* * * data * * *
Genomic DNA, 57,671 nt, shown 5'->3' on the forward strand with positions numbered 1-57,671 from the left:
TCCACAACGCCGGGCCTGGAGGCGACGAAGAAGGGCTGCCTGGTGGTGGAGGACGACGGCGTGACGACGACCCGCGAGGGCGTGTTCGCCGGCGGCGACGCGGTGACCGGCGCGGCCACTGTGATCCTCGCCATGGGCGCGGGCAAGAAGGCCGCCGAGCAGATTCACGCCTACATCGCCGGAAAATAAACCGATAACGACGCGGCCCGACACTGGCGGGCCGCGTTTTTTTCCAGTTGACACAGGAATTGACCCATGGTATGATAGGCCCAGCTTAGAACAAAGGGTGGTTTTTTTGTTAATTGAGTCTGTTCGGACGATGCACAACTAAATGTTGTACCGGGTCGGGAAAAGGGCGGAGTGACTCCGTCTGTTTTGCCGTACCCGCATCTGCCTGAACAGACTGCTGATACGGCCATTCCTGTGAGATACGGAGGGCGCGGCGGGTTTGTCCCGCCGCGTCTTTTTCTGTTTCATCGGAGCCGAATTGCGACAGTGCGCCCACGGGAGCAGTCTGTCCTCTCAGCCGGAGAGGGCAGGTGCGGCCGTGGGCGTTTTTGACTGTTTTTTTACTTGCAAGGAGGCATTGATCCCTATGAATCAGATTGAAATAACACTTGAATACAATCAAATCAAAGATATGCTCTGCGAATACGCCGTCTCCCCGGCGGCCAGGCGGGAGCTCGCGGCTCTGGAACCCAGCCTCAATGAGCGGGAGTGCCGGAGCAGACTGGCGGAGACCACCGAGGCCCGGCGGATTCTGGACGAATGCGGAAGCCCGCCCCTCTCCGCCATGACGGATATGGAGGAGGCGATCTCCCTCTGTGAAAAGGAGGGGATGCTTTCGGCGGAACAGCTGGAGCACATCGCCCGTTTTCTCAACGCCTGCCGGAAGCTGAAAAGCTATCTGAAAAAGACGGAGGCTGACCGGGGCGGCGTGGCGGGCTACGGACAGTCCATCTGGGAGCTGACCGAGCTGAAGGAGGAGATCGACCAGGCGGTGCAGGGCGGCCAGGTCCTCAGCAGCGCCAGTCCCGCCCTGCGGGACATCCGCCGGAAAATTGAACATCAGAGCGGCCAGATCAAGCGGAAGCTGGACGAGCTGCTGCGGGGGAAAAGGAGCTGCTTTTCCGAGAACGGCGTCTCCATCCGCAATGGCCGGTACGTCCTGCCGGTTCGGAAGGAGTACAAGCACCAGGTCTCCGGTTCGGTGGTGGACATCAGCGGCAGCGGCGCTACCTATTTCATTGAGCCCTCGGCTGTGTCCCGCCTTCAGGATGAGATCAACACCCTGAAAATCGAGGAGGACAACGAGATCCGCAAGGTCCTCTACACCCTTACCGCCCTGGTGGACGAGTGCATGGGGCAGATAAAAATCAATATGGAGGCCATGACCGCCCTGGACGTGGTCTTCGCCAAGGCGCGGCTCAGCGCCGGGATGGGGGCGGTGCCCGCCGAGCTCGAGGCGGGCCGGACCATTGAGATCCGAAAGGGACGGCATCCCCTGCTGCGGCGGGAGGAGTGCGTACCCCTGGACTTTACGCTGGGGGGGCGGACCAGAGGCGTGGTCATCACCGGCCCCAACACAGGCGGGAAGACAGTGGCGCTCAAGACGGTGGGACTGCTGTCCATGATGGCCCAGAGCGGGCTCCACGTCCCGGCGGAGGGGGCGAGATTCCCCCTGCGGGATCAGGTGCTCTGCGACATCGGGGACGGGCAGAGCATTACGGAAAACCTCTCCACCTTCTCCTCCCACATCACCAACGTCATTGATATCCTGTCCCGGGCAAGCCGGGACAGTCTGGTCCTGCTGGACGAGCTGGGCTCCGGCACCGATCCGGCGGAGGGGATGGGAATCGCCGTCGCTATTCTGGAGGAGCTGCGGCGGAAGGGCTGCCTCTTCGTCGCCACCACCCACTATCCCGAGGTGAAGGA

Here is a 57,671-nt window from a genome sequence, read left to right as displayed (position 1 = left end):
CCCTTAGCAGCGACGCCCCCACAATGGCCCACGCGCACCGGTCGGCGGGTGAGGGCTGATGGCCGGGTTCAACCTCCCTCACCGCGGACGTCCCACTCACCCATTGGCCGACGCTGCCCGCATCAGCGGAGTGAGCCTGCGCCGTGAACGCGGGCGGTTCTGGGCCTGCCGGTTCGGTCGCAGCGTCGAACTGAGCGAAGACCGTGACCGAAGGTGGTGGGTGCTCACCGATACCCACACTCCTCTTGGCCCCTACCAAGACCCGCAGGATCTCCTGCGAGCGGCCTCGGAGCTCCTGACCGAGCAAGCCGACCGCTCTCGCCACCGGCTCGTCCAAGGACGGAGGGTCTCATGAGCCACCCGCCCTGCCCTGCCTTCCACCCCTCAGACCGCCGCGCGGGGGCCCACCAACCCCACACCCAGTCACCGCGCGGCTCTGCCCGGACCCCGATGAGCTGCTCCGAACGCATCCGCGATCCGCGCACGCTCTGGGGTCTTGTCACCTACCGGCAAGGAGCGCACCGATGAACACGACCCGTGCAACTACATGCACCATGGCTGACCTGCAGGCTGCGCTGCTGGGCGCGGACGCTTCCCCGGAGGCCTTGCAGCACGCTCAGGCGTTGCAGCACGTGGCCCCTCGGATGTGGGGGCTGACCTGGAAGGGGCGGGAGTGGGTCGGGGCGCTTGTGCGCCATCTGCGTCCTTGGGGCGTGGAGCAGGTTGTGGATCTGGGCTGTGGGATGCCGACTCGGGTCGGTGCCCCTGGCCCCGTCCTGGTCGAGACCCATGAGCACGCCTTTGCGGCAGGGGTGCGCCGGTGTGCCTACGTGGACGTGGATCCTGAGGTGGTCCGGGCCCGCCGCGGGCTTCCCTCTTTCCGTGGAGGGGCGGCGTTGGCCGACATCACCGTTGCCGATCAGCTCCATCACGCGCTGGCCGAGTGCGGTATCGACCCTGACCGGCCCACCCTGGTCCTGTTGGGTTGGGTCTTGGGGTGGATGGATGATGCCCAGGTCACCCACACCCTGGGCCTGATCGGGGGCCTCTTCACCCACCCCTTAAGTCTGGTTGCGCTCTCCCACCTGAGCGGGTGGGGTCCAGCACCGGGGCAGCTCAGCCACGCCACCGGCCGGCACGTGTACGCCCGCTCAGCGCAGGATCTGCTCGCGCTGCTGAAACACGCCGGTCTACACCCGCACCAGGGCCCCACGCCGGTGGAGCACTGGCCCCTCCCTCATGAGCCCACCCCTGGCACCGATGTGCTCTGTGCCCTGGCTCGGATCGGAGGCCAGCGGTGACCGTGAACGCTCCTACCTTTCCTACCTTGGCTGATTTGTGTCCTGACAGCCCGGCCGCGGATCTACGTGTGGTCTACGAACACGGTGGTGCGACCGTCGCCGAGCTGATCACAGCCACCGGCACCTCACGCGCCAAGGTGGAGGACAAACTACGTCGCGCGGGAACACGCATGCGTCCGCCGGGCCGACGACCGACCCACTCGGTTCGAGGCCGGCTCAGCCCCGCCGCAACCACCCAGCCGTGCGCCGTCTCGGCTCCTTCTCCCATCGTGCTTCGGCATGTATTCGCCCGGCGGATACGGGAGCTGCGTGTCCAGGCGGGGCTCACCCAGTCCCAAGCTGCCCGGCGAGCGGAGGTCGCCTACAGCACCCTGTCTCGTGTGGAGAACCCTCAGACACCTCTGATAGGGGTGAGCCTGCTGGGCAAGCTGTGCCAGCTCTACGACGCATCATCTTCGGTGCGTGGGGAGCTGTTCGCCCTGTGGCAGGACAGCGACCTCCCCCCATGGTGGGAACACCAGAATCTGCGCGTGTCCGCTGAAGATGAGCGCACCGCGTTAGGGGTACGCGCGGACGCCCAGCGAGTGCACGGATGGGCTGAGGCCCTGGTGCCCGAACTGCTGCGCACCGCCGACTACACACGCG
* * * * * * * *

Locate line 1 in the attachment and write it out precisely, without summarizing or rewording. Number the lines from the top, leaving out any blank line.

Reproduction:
Genomic DNA, 57,671 nt, shown 5'->3' on the forward strand with positions numbered 1-57,671 from the left: